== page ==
In the dreams of food-lovers around the world, all airports would be a food oasis. I imagine a market hall like you might find in Manhattan or LA when I think perfect airport food. Multiple options, plenty of healthy choices if you want them, and all prepared by skilled chefs. End of that daydream…I just left Newark Airport as I write this and if you’re familiar with it then you know it’s the opposite of a fancy food market. I wouldn’t consider myself to be a travel expert, but my job sends me on the road enough for me to have developed survival skills for frequent travel. Am I perfect? No, this is the person who has dipped potato chips into buffalo sauce in an airport sandwich shop. I may be a dietitian, but I am a human, too. Is that something I do every time I’m in an airport? Not a chance. I frequent them way too often to make that a habit. The point is, if you’re regularly on the road, it’s a good idea to make airports fit as an extension of your everyday, healthy habits, not a place where you forget how you’ll feel if you chug beers and eat salty snacks before every flight.
Start with Hydration
Make it a habit to bring an empty water bottle with you (no liquids in security, don’t say I didn’t warn you) or be ready to purchase a water in the terminal. No excuses on this one. Hydrate well when flying because dehydration is almost inevitable unless you’re focused on avoiding it. This is especially true if you do decide you’re having a drink before your flight. Flying plus alcohol and no water equals feeling absolutely terrible when you land.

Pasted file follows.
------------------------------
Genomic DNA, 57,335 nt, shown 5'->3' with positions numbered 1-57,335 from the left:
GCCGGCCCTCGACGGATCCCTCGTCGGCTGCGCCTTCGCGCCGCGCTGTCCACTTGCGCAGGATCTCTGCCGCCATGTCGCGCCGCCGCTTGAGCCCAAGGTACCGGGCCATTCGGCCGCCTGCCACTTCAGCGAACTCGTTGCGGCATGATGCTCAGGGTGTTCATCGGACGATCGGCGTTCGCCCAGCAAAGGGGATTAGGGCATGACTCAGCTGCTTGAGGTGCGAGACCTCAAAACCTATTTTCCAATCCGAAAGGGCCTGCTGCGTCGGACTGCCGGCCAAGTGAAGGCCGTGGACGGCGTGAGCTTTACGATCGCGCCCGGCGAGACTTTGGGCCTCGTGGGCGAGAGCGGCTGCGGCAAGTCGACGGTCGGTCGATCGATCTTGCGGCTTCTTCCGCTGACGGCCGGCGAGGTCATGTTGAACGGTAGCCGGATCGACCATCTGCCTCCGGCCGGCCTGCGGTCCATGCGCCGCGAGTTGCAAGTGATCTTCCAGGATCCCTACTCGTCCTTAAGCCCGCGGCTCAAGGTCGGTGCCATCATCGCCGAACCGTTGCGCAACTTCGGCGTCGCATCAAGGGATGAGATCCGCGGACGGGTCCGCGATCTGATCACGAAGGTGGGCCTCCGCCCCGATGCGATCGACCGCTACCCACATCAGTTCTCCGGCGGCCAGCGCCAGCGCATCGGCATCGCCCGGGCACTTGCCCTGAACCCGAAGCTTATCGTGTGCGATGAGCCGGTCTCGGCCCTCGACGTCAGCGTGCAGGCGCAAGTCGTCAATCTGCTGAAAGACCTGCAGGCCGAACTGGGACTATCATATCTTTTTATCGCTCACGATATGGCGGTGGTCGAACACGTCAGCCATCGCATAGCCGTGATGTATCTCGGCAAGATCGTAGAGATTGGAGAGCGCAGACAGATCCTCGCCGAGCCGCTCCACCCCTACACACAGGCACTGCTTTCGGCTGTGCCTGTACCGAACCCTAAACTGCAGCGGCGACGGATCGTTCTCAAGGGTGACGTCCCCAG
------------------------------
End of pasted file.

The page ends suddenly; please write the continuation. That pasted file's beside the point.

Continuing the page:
Pack a Snack
Sometimes it’s not always reasonable to pack your own snacks, but if you find yourself feeling really on top of things then don’t hold back. From experience, I know containers of fruits and vegetables are easy to store in a purse or bag and they make it through security without issue. Granola bars, packets of dry cereal, trail mix, and cheese sticks are all excellent choices that travel well and are much less expensive if purchased outside of the airport.
Packing snacks isn't always practical, I get it, but that doesn't mean eating well is out of the question. Consider these tips to get your through:
1. Create your own parfait with plain yogurt, lower sugar granola, and fresh fruit. Use a cup from a coffee stand to mix it up. It works and will be much lower in sugar than the pre-made options in the cooler case.
2. Snack boxes are a great option, but sometimes they’re too heavy on the cheese and have limited protein and fruit/vegetables. Build your own with improved portions: cheese stick, fruit cup, hard-boiled egg, and whole grain crackers. You’ll eat less cheese, more fruit, and likely add a whole grain where you didn’t have one before.
3. Explore the “healthy snack” section of the food stand. This is almost sure to exist and there are a lot of great options available now that snack companies are realizing we want (and need!) healthier options. Just a few of my favorites include KIND Nuts & Spices bars, Made Good granola bites, Harvest Snaps pea crisps, and Sahale trail mixes. And fruit. You can't go wrong with an apple or banana.
4. Skip the bottles of “pressed” juice or other smoothie-like drinks. They sure look nutritious and have the claims on their labels to make you believe it’s true, but most are just glorified apple juice. If you’re worried about keeping up your immune system while traveling then choose a piece of actual fruit, eat some veggies, drink plenty of water, and keep your hands washed. Those three things will go a much longer way in preventing you from getting sick than an overpriced juice drink.